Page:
The Grey Undercurrent: Whalers and Littoral Societies at the Deep Beaches of Africa (1770-1920) (Hardcover)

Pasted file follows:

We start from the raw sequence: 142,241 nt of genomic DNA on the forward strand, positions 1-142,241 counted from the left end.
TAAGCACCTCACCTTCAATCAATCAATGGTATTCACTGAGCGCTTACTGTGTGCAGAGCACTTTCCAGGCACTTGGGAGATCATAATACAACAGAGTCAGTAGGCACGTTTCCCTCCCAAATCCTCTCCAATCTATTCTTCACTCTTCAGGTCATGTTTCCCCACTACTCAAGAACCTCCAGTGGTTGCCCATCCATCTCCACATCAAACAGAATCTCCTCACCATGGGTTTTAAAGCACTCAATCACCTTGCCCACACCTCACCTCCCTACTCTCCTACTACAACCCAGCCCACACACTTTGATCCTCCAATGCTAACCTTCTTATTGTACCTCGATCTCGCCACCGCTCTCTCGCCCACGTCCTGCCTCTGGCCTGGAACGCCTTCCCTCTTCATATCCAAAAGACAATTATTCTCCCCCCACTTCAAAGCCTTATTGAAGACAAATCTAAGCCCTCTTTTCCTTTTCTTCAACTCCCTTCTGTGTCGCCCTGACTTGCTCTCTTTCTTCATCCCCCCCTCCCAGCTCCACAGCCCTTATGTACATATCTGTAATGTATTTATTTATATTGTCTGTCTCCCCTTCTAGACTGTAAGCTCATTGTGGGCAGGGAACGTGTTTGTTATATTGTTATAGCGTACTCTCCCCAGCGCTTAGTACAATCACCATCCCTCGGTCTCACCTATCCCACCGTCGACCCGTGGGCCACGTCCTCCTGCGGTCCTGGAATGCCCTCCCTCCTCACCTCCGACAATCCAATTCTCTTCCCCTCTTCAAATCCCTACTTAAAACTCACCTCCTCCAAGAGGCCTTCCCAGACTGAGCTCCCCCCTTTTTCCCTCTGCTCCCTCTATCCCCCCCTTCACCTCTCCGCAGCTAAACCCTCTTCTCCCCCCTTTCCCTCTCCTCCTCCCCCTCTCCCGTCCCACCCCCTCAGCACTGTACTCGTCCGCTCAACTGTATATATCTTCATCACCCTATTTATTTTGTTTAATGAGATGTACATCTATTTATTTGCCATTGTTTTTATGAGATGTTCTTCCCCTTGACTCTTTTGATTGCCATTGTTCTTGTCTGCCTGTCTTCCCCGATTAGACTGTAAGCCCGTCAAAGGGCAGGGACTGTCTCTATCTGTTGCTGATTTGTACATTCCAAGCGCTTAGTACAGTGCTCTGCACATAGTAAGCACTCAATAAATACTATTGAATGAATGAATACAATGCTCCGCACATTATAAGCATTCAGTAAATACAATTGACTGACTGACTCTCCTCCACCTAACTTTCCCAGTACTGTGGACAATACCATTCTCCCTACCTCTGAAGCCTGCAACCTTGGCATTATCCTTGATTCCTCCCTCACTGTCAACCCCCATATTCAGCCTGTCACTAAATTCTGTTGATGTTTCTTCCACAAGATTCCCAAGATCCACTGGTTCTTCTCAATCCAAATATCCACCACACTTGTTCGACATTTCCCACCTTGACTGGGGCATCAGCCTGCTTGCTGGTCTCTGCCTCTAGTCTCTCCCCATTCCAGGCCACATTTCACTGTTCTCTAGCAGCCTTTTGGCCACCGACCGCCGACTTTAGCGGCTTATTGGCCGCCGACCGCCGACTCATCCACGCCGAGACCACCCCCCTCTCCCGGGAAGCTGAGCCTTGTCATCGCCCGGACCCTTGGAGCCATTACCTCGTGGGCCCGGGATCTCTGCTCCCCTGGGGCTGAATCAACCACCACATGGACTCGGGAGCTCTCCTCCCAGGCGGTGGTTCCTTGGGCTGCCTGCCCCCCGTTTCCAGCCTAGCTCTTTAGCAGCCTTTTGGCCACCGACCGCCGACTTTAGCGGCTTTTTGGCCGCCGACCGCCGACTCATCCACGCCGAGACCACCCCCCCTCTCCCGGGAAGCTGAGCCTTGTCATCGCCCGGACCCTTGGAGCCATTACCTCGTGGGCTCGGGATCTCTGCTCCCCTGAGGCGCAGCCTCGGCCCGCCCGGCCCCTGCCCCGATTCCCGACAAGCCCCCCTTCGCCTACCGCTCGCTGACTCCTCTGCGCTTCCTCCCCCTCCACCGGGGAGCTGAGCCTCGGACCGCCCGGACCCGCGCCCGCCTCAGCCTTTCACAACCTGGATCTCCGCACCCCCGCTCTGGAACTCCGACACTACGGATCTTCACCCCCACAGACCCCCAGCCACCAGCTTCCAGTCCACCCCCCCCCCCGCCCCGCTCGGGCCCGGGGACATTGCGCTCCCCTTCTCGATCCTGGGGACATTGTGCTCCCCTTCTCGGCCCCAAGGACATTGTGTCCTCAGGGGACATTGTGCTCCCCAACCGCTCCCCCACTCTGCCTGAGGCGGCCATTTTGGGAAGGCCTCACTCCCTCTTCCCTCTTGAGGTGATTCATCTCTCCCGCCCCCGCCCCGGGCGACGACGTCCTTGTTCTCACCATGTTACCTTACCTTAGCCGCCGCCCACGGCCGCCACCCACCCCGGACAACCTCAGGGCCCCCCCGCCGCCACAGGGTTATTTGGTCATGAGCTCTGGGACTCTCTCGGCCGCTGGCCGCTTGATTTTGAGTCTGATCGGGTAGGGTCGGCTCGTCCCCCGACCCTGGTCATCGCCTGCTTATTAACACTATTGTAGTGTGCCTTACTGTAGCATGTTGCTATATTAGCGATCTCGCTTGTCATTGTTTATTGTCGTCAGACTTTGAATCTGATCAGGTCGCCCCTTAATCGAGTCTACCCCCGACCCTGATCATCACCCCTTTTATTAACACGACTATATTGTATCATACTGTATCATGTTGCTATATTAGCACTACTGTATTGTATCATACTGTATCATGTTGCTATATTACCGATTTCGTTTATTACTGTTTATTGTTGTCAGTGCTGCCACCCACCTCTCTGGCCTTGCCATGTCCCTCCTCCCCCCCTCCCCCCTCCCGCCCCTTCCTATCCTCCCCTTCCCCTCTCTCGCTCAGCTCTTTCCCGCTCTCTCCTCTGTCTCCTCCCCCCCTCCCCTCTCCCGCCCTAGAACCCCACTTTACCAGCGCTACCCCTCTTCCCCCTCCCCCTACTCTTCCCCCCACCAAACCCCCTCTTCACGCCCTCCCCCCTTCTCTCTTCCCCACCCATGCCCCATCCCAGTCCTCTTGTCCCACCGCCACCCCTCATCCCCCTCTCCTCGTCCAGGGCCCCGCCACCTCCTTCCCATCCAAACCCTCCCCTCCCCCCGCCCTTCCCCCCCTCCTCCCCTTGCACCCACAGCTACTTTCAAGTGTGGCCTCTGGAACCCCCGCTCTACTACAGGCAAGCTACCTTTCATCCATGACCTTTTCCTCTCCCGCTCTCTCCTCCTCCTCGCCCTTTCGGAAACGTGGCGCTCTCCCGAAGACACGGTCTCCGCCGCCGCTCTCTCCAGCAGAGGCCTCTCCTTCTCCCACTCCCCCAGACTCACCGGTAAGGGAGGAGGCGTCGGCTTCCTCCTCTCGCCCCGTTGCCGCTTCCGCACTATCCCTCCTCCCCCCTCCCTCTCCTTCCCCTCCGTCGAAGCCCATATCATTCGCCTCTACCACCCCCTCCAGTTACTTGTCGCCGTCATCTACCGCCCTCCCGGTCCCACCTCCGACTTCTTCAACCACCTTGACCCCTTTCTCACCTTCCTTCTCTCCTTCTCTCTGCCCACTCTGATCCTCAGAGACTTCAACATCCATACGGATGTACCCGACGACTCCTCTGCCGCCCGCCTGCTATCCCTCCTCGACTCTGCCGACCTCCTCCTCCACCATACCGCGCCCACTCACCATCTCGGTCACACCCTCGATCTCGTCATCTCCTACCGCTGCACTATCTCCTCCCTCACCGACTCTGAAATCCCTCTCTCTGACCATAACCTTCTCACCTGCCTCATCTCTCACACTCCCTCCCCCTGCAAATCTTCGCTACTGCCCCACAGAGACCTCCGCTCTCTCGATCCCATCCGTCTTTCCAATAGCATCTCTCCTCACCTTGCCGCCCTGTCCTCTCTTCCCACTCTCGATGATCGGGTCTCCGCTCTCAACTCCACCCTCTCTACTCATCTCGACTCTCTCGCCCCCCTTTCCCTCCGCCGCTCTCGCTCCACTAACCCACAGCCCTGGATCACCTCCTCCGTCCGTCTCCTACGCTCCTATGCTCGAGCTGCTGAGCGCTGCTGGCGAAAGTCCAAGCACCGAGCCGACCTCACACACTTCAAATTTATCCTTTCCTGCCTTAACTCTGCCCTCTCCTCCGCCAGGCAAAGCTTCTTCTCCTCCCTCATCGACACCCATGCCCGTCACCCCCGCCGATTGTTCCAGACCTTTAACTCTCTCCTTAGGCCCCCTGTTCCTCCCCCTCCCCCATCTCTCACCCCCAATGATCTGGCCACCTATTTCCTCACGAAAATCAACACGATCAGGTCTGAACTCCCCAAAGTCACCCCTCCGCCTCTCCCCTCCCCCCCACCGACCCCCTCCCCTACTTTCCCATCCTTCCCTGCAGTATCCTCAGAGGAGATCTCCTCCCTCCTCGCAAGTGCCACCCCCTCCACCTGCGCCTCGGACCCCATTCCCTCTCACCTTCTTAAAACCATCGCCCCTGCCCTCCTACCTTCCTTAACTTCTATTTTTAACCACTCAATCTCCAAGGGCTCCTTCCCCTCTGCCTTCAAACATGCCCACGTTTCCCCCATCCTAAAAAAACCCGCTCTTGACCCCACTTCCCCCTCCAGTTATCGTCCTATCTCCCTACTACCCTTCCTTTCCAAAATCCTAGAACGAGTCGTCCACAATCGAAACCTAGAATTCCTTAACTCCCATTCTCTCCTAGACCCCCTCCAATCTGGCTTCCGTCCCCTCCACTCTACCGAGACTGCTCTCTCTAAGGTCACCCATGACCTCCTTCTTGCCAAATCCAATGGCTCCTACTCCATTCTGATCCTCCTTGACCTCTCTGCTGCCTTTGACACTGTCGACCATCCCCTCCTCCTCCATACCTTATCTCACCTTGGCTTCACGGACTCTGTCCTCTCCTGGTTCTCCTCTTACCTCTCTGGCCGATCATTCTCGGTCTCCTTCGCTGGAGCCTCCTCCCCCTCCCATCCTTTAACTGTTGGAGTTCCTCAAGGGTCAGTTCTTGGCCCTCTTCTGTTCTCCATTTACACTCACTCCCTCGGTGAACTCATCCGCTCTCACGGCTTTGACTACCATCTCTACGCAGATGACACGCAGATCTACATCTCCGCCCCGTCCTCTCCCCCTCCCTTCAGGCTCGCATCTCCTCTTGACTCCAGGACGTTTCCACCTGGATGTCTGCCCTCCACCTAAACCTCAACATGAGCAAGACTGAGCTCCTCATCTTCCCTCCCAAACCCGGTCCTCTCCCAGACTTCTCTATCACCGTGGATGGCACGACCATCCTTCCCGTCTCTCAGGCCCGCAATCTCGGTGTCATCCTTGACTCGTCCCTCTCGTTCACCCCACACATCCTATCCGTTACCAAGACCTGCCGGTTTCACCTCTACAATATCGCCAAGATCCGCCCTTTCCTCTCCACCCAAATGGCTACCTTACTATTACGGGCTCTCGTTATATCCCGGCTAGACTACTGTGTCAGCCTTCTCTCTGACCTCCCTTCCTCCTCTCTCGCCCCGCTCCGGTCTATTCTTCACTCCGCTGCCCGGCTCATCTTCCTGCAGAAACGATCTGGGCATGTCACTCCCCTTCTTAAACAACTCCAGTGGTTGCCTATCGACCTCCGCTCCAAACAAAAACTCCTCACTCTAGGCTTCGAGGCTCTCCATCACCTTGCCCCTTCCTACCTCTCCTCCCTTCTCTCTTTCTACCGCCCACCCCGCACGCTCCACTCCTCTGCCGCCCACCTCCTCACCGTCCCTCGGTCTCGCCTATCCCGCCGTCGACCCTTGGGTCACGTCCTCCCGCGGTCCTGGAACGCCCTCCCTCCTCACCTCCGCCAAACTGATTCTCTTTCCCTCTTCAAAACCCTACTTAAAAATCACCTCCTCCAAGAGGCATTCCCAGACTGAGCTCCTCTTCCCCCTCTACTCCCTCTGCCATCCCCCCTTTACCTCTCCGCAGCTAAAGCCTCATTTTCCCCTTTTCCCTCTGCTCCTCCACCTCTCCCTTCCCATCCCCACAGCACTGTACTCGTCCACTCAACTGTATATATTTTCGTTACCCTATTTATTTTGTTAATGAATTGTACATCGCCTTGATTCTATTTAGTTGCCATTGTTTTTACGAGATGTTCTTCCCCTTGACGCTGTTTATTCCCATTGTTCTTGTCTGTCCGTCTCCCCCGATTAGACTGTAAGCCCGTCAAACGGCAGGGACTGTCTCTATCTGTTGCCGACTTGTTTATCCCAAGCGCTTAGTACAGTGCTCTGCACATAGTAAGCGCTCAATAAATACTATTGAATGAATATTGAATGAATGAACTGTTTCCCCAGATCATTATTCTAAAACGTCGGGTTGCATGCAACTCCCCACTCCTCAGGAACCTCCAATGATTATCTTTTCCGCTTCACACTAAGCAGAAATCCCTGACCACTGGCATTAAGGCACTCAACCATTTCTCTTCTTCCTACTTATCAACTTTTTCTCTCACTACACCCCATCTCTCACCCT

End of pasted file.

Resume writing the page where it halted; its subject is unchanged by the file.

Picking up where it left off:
By extending their voyages to all oceans from the 1760s onward, whaling vessels from North America and Europe spanned a novel net of hunting grounds, maritime routes, supply posts, and transport chains across the globe. For obtaining provisions, cutting firewood, recruiting additional men, and transshipping whale products, these highly mobile hunters regularly frequented coastal places and islands along their routes, which were largely determined by the migratory movements of their prey. American-style pelagic whaling thus constituted a significant, though often overlooked factor in connecting people and places between distant world regions during the long nineteenth century. Focusing on Africa, this book investigates side-effects resulting from stopovers by whalers for littoral societies on the economic, social, political, and cultural level. For this purpose it draws on eight local case studies, four from Africa's west coast and four from its east coast. In the overall picture, the book shows a broad range of effects and side-effects of different forms and strengths, which it figures as a "grey undercurrent" of global history.